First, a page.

Positioning a Saddle
“My bum hurts!” is probably the number one complaint of new cyclists, especially those who choose to get back into cycling by doing a 50 mile charity ride with no prior preparation!
For most people, the soreness quickly recedes and after a few more day’s of riding, getting on a bike is no longer painful. It’s a matter of getting your bum used to sitting on a saddle, preferably an ‘anatomical’ one, and your back and shoulders used to the new sitting position.
Of course, there are ways to minimise this initial discomfort. Check your saddle isn’t too far forward on the ‘seat post’ and make sure it’s a decent width. Many bikes do not come ready fitted with comfy enough saddles.
‘Tractor’ cycle saddles – such as those available from Selle Royal and Madison – are wide and often come fitted with gel inserts, bags of soft goo which conform to the shape of your bum.
Some tractor saddles also come with springs or elastomer bungs. These let the saddle bounce underneath you when pedalling along (which can lead to a fair amount of bobbing around and, whilst comfortable, isn’t very energy efficient).
To convert your existing saddle into a gel one you could fit a gel-filled saddle cover. Velo from Moore Large do one for £12. Alternatively, fit a sheepskin cover from Easirider, tel: 01604 870713.
Always bear in mind, though, that too squishy a saddle won’t be supporting you properly. Over time try to wean yourself onto a harder, more supportive saddle.
If your saddle is too narrow, all your weight is concentrated on your perineum (check where this is in a medical dictionary, we’re a family magazine!) instead of the sit-bones, the ischial tuberosities. In men the sit bones are roughly three inches apart; in women they’re four inches apart. This is why women’s saddles are wider. On a sit-up-and-beg bike you’re taking a lot of your weight on your bum; on mountain bikes and sports bikes a lot more of your weight is shared with your handlebars.
Don’t fit such a wide saddle, however, that it chafes your thighs. Find a happy medium.
If, after alteing your riding position through trial and error, moving the saddle forward a touch or fitting a wide – possibly sprung – saddle or a suspension seatpost, and you’re riding in proper padded cycle shorts, you’re still uncomfortable, maybe you might be on the wrong sort of bike altogether? Many of the mountain bikes in the shops are designed for racing and so sling you far forward into an uncomfortable position. Racers are used to this position and it’s quite comfortable for them but for the rest of us a more ‘sit-and-beg’ position is desirable. Hybrids are normally more upright and so more comfy for beginners. Dutch roadsters are even more upright. But, as was made clear above, you don’t want to be so upright that hardly any of your weight is being supported by the handlebars. Again, aim for a happy medium.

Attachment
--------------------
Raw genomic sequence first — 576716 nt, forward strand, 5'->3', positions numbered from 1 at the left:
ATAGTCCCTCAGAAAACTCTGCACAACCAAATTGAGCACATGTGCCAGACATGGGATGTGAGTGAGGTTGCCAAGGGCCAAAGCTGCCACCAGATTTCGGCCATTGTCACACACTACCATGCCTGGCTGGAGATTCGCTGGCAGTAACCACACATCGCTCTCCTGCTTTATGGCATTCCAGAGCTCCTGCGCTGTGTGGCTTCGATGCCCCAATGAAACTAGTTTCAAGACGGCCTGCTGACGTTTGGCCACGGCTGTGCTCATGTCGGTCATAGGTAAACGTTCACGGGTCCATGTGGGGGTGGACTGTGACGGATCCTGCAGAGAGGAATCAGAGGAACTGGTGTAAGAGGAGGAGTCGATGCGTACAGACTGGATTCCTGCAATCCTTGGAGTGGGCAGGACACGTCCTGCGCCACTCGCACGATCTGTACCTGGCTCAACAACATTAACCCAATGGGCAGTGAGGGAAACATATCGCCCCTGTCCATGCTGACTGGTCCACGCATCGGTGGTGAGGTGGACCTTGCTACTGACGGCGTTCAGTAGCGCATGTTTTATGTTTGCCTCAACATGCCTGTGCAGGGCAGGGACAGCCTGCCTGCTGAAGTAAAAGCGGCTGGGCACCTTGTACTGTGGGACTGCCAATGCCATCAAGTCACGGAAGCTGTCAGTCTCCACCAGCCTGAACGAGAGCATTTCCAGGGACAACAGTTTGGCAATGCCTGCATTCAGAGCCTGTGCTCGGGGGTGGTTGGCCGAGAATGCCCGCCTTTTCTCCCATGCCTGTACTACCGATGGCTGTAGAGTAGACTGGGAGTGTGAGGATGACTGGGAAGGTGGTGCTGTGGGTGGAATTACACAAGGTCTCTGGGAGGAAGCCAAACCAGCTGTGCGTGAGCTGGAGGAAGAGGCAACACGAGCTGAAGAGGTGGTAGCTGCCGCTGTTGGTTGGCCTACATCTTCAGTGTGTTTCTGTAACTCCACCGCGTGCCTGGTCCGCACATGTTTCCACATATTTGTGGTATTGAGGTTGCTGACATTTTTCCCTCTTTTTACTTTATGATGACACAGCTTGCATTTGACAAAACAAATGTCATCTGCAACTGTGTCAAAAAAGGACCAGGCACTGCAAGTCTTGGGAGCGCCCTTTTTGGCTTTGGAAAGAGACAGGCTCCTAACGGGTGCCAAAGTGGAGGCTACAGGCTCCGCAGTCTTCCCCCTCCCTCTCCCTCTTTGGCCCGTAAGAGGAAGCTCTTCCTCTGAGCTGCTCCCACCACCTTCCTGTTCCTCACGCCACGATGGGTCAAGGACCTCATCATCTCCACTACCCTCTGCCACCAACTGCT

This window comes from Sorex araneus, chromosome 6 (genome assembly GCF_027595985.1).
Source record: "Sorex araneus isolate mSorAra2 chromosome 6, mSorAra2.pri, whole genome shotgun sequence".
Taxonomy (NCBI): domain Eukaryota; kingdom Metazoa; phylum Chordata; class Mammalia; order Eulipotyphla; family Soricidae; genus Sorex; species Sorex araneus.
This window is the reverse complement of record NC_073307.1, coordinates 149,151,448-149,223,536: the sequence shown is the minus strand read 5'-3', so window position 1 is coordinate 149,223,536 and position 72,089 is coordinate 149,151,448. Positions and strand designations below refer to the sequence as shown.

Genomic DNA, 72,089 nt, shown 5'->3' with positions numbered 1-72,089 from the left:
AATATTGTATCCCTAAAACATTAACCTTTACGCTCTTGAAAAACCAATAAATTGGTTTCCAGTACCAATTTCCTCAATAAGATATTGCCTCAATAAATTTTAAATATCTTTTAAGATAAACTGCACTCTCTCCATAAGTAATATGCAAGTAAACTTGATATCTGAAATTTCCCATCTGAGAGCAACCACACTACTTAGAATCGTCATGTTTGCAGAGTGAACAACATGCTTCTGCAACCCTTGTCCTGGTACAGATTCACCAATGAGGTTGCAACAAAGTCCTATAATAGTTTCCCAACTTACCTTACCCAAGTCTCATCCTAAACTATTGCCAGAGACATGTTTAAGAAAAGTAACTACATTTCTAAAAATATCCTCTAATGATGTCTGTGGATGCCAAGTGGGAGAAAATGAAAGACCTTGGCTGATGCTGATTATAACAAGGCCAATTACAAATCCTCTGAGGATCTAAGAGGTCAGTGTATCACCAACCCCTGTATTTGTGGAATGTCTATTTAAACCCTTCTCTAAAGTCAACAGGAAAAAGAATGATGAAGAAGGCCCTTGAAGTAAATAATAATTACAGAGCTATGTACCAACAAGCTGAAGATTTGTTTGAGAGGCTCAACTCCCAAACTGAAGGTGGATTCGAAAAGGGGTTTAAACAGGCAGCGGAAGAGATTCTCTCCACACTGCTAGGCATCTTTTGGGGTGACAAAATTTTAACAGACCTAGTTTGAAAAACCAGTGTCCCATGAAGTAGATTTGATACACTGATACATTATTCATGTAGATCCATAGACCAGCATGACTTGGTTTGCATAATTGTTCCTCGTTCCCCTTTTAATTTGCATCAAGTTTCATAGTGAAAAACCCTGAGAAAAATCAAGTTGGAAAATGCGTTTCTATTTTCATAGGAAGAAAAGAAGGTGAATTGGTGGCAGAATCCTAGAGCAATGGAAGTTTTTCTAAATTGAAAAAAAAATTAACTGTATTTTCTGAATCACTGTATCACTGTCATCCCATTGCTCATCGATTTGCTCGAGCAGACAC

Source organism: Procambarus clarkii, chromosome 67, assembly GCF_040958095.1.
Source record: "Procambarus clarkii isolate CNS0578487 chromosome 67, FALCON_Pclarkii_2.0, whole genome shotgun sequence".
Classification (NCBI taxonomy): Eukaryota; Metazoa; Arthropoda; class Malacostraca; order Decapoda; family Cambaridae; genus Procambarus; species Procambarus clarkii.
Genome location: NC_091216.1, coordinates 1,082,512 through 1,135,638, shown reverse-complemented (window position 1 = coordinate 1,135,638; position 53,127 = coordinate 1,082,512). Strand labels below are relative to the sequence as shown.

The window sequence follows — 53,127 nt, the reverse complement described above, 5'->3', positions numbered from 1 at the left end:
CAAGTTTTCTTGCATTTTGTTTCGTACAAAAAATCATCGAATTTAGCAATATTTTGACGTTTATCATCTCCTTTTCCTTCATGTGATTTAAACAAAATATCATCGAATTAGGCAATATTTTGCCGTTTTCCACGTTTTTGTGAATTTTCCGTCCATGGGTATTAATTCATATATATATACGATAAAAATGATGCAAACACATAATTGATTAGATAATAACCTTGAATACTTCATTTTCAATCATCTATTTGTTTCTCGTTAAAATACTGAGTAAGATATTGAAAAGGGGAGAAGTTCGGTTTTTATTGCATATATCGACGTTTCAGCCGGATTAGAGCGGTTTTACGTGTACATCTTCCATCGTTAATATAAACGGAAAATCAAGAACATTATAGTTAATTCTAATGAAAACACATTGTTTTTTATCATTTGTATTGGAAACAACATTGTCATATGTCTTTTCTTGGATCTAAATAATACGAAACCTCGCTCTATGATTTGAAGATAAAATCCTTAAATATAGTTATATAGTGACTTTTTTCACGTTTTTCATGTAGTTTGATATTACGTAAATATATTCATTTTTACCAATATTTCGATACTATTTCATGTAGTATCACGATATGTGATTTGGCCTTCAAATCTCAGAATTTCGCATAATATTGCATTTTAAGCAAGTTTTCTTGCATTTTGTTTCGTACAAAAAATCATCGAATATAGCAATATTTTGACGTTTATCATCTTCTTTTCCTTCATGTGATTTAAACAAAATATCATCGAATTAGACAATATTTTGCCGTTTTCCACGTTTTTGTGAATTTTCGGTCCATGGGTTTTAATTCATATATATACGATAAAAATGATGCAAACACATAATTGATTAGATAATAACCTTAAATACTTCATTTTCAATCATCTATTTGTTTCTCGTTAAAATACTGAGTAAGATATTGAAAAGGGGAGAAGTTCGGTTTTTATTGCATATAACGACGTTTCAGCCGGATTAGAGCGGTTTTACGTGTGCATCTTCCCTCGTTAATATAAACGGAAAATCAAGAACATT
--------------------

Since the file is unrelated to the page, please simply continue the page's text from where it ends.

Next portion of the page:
If all else fails, why not try a recumbent? These are laid-back cycles with comfy, deck-chair like seats. They take a bit of getting used to but have been godsends for some riders who might otherwise have had to retire from cycling.
Setting a saddle
Saddles set too high or low can lead to knee injuries. Find the right position by sitting on your bike and putting your heel on a pedal in its lowest position. The saddle and seatpost are the right height when your leg is straight (but not locked). The seatpost should not be extended above the inscribed safety limit. Buy a longer seatpost if necessary.
Most saddles have rails by which they are attached to the seat post clamp. Undoing a locknut or Allen key bolt will enable you to slide the saddle forewards or backwards. With the pedals horizontal to the ground you should be able to draw a vertical line from the front of the forward knee through the centre of the pedal spindle.
Angle of tilt
For true comfort on a bike the tilt of the saddle is crucial but is largely a matter of taste. Women tend to like the saddle nose pointing to the ground slightly, to relieve pressure on the pubic area. That’s why women’s saddles are shorter than men’s. The Terry Liberator saddle gets round this problem by cutting a hole out of the nose.
By making just minor adjustments to the saddle’s tilt you can radically improve your comfort. Try your saddle at different angles and ride about for twenty minutes or so to check which angle suits you best.
This article courtesy ofhttp://www.onyourbike.com/.